1 Kings 3:2. Only the people sacrificed in high places — Which were groves, or other convenient places upon hills. In such places the patriarchs had been wont to offer up their worship, and sacrifices to God; and from them this custom was derived both to the Gentiles and the Jews; and in them the Gentiles sacrificed to idols, and the Hebrews to the true God. But this custom was expressly forbidden by God to his people, except in some extraordinary cases, and they were commanded to offer their sacrifices and other oblations only in the place which the Lord should choose, and where his tabernacle, altar, and ark should be, Leviticus 17:3-5; Deuteronomy 12:10-14. It is, therefore, here mentioned as an exception to Solomon’s integrity and glory, and the happiness of his reign, and as a blemish to his government, that he permitted and practised what was thus so expressly forbidden. Possibly he permitted it because he thought it better to allow of an error in a circumstance, than occasion a neglect of God’s worship altogether, which he apprehended would follow upon a severe prohibition of that practice. For the people’s hearts were generally and constantly set upon these high places, as appears from the following history; and they were not willing to submit to the trouble and charge which the bringing their sacrifices to one place would cause, nor, indeed, would they yield to it until the temple was built: and, as that was speedily to be done, Solomon seems to have thought it more advisable to delay enforcing obedience to God’s law in this point for the present, than by force to drive them to it. These, however, and all other prudential considerations, ought to have given place to the will and wisdom of God. Because there was no house built to the name of the Lord — For his service, and to the honour, and praise, and glory of his name; that is, of his majesty, and all his perfections, which were to be adored and manifested there. But this reason for their sacrificing in high places was not sufficient; because there was a tabernacle, to which they were as much confined as they were afterward to the temple.3:1-4 He that loved the Lord, should, for his sake, have fixed his love upon one of the Lord's people. Solomon was a wise man, a rich man, a great man; yet the brightest praise of him, is that which is the character of all the saints, even the poorest, He loved the Lord. Where God sows plentifully, he expects to reap accordingly; and those that truly love God and his worship, will not grudge the expenses of their religion. We must never think that wasted which is laid out in the service of God.The word "only" introduces a contrast. The writer means to say that there was one exception to the flourishing condition of things which he has been describing, namely, that "the people sacrificed in high-places." (Compare the next verse.) The Law did not forbid "high-places" directly, but only by implication. It required the utter destruction of all the high-places which had been polluted by idolatrous rites Deuteronomy 12:2; and the injunction to offer sacrifices nowhere except at the door of the tabernacle Leviticus 17:3-5 was an indirect prohibition of them, or, at least, of the use which the Israelites made of them; but there was some real reason to question whether this was a command intended to come into force until the "place" was chosen "where the Lord would cause His name to dwell." (See Deuteronomy 12:11, Deuteronomy 12:14.) The result was that high-places were used for the worship of Yahweh, from the time of the Judges downward Judges 6:25; Judges 13:16; 1 Samuel 7:10; 1 Samuel 13:9; 1 Samuel 14:35; 1 Samuel 16:5; 1 Chronicles 21:26, with an entire unconsciousness of guilt on the part of those who used them. And God so far overlooked this ignorance that He accepted the worship thus offered Him, as appears from the vision vouchsafed to Solomon on this occasion. There were two reasons for the prohibition of high-places; first, the danger of the old idolatry creeping back if the old localities were retained for worship; and, secondly, the danger to the unity of the nation if there should be more than one legitimate religious center. The existence of the worship at high places did, in fact, facilitate the division of the kingdom. 1Ki 3:2-5. High Places Being in Use, He Sacrifices at Gibeon. Only: this particle is used here and 1 Kings 3:3, as an exception to Solomon’s integrity and glory, and as his infirmity, and a blemish to his government, that he himself both permitted and practised this which was expressly forbidden, Leviticus 17:3,4 Deu 12:13,14, except in some extraordinary cases. Possibly he permitted it because he thought it better to allow an error in a circumstance, than to occasion a neglect of the substance of God’s worship, which he apprehended would follow upon a severe prohibition of that practice, because the people’s hearts were generally and constantly set upon these high places, as appears from all the following history; and they were not willing to submit to so much trouble and charge as the bringing of all their sacrifices to one place would cause; nor would yield to it until the temple was built, which he knew would easily incline and oblige them to it; and that being speedily to be done, he might think it more advisable rather to delay the execution of that law of God for an approaching season, wherein he doubted not they would be sweetly and freely drawn to it, than at present to drive them to it by force; although these and all other prudential considerations should have given place to the will and wisdom of God.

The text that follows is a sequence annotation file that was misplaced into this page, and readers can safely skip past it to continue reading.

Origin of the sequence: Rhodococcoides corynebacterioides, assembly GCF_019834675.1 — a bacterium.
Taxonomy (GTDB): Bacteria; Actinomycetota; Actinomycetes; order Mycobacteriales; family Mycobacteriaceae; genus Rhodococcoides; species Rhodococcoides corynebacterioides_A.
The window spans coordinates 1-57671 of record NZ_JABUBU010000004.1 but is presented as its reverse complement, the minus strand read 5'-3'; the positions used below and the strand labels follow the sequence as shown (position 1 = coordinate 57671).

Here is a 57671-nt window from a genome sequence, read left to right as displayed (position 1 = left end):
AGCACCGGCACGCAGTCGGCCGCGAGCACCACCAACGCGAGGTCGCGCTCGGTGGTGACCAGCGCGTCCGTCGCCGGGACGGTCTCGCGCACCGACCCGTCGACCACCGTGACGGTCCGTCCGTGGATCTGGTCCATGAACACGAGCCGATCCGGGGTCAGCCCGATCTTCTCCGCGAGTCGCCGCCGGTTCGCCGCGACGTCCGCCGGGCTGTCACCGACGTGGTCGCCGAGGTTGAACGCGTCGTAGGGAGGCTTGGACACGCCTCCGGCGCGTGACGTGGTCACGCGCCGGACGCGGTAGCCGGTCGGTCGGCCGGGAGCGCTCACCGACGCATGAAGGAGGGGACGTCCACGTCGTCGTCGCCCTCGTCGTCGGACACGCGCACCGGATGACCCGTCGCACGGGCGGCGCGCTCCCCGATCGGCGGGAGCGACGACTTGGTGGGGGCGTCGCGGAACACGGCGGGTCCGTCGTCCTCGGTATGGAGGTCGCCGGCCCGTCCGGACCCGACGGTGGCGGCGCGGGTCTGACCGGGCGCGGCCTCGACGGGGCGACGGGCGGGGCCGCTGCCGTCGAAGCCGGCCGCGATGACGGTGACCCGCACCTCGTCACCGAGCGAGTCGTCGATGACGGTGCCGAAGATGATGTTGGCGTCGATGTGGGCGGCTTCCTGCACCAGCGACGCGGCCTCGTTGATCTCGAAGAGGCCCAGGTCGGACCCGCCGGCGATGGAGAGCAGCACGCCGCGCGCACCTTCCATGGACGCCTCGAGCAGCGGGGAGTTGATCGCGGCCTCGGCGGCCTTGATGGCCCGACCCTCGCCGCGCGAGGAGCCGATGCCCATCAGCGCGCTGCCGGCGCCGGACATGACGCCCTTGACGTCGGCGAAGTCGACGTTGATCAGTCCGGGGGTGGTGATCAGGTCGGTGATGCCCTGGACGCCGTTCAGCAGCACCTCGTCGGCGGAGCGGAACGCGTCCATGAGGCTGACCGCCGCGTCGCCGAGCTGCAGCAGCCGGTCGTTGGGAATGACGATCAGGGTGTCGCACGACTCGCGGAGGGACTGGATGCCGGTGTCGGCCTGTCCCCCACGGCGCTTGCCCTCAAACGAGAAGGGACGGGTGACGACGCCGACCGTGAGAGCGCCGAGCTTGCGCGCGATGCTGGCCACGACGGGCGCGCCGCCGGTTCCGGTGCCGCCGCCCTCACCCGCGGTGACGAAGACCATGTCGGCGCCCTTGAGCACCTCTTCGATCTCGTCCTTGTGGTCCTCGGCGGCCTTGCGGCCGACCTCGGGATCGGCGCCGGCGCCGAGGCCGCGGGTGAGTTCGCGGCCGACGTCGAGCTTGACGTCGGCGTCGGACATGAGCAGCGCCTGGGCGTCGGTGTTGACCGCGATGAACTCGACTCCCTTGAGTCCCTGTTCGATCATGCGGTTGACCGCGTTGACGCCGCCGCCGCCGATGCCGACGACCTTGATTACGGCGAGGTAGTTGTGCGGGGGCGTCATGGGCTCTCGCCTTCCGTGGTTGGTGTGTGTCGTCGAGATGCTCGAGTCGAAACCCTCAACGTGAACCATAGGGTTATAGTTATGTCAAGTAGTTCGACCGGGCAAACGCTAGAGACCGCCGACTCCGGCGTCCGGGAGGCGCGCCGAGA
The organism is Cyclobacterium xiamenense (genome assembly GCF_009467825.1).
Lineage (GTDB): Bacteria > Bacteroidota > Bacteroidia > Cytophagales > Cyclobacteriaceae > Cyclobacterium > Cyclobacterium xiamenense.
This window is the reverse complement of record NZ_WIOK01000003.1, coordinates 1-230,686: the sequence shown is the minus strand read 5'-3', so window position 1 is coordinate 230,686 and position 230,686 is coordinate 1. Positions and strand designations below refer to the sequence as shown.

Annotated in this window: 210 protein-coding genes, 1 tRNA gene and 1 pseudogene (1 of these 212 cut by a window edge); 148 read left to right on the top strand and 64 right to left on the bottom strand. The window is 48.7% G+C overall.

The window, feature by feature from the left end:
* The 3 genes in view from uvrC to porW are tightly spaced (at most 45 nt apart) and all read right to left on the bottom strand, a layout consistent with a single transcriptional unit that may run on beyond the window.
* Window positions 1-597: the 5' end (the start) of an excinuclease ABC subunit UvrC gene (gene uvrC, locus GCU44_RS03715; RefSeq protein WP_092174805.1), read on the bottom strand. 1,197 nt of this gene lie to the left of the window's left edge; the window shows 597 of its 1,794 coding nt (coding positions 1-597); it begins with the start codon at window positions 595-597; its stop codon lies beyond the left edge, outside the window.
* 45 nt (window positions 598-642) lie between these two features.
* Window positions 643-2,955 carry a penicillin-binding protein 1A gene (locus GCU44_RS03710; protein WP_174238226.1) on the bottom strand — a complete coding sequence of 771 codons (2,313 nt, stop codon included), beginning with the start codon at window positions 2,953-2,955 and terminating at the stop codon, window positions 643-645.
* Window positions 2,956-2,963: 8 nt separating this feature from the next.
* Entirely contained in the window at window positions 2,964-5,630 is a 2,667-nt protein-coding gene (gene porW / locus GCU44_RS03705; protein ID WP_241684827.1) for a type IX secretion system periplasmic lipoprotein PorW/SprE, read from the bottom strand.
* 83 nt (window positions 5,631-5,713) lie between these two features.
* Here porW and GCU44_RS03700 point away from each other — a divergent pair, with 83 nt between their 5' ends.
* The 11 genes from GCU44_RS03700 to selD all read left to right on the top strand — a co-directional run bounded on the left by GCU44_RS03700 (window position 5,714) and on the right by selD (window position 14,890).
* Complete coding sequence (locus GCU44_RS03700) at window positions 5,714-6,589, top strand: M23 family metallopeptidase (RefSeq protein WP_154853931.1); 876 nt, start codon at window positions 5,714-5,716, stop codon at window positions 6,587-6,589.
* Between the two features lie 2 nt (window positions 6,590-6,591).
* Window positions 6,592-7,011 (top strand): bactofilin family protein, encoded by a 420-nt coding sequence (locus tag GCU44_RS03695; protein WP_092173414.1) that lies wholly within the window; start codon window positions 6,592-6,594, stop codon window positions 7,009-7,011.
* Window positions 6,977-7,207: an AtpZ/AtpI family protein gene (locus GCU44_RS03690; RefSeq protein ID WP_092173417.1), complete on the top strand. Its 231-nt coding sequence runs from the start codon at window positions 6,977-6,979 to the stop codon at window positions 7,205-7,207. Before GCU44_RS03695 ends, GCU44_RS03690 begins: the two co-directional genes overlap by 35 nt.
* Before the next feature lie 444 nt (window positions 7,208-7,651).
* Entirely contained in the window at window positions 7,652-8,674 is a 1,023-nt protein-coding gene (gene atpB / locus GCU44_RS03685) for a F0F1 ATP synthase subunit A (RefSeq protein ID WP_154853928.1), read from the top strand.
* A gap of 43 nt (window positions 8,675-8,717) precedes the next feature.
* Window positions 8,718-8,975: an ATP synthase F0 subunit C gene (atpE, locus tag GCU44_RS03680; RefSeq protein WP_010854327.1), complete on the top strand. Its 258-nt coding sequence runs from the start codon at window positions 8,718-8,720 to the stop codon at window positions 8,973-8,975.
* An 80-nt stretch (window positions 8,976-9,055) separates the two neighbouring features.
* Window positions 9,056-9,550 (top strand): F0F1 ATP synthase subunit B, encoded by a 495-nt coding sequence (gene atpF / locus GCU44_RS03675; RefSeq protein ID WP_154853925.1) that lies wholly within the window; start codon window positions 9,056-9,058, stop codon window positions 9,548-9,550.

In high places; which were groves, or other convenient places upon hills, in which the patriarchs used to offer up their worship and sacrifices to God; and from them this custom was derived both to the Gentiles and the Jews; and in them the Gentiles sacrificed to idols, Jeremiah 7:31 Ezekiel 6:3,4 Ho 10:8, the Hebrews to the true God.